Academic journal article Academy of Accounting and Financial Studies Journal

The Impact of Split Bond Ratings on Accounting Research Results: Some Additional Evidence and Some Preliminary Insights

Academic journal article Academy of Accounting and Financial Studies Journal

The Impact of Split Bond Ratings on Accounting Research Results: Some Additional Evidence and Some Preliminary Insights

Article excerpt

ABSTRACT

A split bond rating occurs when at least two bond rating agencies (e.g., Moody's and S&P) disagree on the rating of a particular bond issue. Prior accounting studies that employ bond ratings (as either independent or dependent variable measures) do not use more than one source of bond ratings (e.g., Khurana and Raman, 2003; and, Brandon et al., 2004) and thus do not minimize potential bond rating agency bias-at least with respect to the split rated bonds included in such accounting studies. Admittedly, while the extent, if any, of the potential bias associated with using only one data source has yet to be quantified, it appears that some bias exists given that a majority of the research to date suggests that Moody's bond ratings are more conservative than S&P bond ratings. Consistent with the majority of the previous bond rating research results, the empirical results of our study also support the conclusion that Moody's bond ratings are generally more conservative than S&P bond ratings. This finding leads us to suggest that accounting researchers should employ multiple bond rating sources when conducting research on bond ratings to minimize the potential for bond rating agency bias.

INTRODUCTION

Dandapani and Lawrence (2007) indicate that an investor uses bond ratings to measure the relative credit risk of bonds. Additionally, they state that bond ratings affect a firm's access to capital as well as its cost of capital. Further, they suggest that two major credit rating agencies dominate the market in rating publicly traded bonds - Moody's Investors Service (Moody's) and Standard & Poor's (S&P). When Moody's and S&P (or some other credit rating agencies) disagree on the rating of a particular bond issue, a "split rating" is said to have occurred.

Livingston et al. (2007) indicate that about 20% of U.S. corporate and municipal bonds have letter split ratings (e.g., Ba versus B; and, BB versus B) while approximately 50% of notch-level ratings are split (e.g., B2 versus B3; and, B versus B-). Unfortunately, accounting studies that employ bond ratings (as either independent or dependent variable measures) do not address the issue of split bond ratings because such studies do not use more than one bond rating source (e.g., Khurana and Raman, 2003; and, Brandon et al., 2004). Thus the results of such accounting studies may be influenced by bond rating agency bias. Stated otherwise, we believe that the use of only one bond rating source may bias (to some unknown degree) the results of accounting studies employing bond ratings since such accounting studies most likely include split rated bond issues. Accordingly, to gain insights regarding the potential influence of split ratings on the results of previous accounting studies and to provide guidance with respect to future accounting studies employing bond ratings, we use the following strategy. First, we identify and summarize recent accounting studies that employ bond ratings. Second, we review the split bond rating literature. Third, we provide additional evidence to support the majority view that Moody's bond ratings are more conservative than S&P bond ratings. Finally, we discuss the potential limitations of not using multiple bond rating sources when conducting accounting studies employing bond ratings.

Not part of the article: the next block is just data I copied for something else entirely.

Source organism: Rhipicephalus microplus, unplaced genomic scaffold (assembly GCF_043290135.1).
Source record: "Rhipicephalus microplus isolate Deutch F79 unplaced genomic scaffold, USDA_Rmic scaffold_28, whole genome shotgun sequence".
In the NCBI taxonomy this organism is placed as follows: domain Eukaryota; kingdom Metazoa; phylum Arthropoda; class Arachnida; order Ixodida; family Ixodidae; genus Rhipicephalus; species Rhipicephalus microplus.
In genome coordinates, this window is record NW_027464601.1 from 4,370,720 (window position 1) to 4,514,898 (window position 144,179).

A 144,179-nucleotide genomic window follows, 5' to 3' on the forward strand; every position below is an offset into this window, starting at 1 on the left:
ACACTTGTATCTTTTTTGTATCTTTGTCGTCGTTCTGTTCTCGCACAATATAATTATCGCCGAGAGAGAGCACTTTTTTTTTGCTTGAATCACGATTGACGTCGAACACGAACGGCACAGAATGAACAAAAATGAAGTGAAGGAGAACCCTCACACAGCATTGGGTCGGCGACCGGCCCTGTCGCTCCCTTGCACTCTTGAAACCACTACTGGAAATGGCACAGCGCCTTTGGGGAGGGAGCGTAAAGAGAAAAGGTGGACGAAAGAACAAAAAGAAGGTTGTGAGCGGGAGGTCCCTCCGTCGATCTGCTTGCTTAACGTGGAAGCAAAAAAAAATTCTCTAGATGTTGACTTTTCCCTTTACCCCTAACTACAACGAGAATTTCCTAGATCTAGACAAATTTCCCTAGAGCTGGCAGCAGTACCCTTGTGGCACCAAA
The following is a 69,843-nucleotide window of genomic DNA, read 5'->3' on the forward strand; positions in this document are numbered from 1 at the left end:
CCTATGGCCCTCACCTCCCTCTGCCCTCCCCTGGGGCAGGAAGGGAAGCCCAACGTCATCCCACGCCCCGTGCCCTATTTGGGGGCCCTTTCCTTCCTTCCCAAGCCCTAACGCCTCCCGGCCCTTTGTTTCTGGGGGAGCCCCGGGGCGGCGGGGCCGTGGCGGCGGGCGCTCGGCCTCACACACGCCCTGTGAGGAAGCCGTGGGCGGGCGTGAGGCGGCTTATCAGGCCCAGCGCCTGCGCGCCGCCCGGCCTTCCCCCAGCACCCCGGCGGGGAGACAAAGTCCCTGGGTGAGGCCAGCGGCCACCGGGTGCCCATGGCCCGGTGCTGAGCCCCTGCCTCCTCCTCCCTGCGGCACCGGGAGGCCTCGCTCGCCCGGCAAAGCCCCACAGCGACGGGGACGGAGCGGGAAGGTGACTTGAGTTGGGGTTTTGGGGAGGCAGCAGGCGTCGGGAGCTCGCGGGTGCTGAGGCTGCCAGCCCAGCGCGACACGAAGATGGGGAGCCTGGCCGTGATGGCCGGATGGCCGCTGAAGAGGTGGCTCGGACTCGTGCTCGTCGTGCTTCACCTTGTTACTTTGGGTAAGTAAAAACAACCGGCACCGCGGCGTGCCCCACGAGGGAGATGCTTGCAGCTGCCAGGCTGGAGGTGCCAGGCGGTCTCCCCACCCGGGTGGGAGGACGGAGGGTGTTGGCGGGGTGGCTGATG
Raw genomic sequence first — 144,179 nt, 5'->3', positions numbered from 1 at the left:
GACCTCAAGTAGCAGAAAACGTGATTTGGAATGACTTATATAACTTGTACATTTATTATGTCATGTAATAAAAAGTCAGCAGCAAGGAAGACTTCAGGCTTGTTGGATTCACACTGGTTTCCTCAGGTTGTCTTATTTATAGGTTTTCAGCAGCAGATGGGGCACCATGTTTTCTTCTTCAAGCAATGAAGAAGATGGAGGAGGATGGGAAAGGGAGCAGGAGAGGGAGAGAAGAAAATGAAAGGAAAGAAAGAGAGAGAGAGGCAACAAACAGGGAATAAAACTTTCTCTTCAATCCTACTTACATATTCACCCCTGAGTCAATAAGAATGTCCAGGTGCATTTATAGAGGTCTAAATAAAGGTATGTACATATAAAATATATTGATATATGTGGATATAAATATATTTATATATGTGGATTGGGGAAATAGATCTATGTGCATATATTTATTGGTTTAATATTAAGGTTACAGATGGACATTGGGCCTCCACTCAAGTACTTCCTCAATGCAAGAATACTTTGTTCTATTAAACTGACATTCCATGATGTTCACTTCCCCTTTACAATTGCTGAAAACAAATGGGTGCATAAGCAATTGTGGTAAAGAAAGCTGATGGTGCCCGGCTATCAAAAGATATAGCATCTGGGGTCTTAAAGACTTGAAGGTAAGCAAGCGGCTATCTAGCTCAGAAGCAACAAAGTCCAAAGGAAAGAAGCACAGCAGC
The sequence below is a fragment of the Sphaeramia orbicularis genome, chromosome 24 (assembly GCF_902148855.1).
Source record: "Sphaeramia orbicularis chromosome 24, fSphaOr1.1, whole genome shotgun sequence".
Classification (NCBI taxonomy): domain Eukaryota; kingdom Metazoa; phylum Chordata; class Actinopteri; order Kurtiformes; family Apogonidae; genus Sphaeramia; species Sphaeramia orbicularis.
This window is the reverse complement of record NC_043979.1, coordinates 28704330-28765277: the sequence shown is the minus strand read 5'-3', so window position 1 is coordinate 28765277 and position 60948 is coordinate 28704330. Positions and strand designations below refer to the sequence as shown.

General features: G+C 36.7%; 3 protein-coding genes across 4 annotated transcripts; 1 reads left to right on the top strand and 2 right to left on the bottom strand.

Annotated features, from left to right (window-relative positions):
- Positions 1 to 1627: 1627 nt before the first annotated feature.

RECENT ACCOUNTING STUDIES

We noted two recent studies that we believe represent the current methodological state of accounting research employing bond ratings - Khurana and Raman (2003) and Brandon et al. (2004). Key methodological characteristics of these two studies are summarized in Table 1. Khurana and Raman (2003) use S&P bond ratings (n = 667) as one of their independent variables and "yield to maturity" as their dependent variable in a regression analysis. In contrast, Brandon et al. (2004) use Moody's bond ratings (n = 333) as their dependent variable; they employ logistic regression since bond rating data are polychotomous. …

Search by... Author
Show... All Results Primary Sources Peer-reviewed

Oops!

An unknown error has occurred. Please click the button below to reload the page. If the problem persists, please try again in a little while.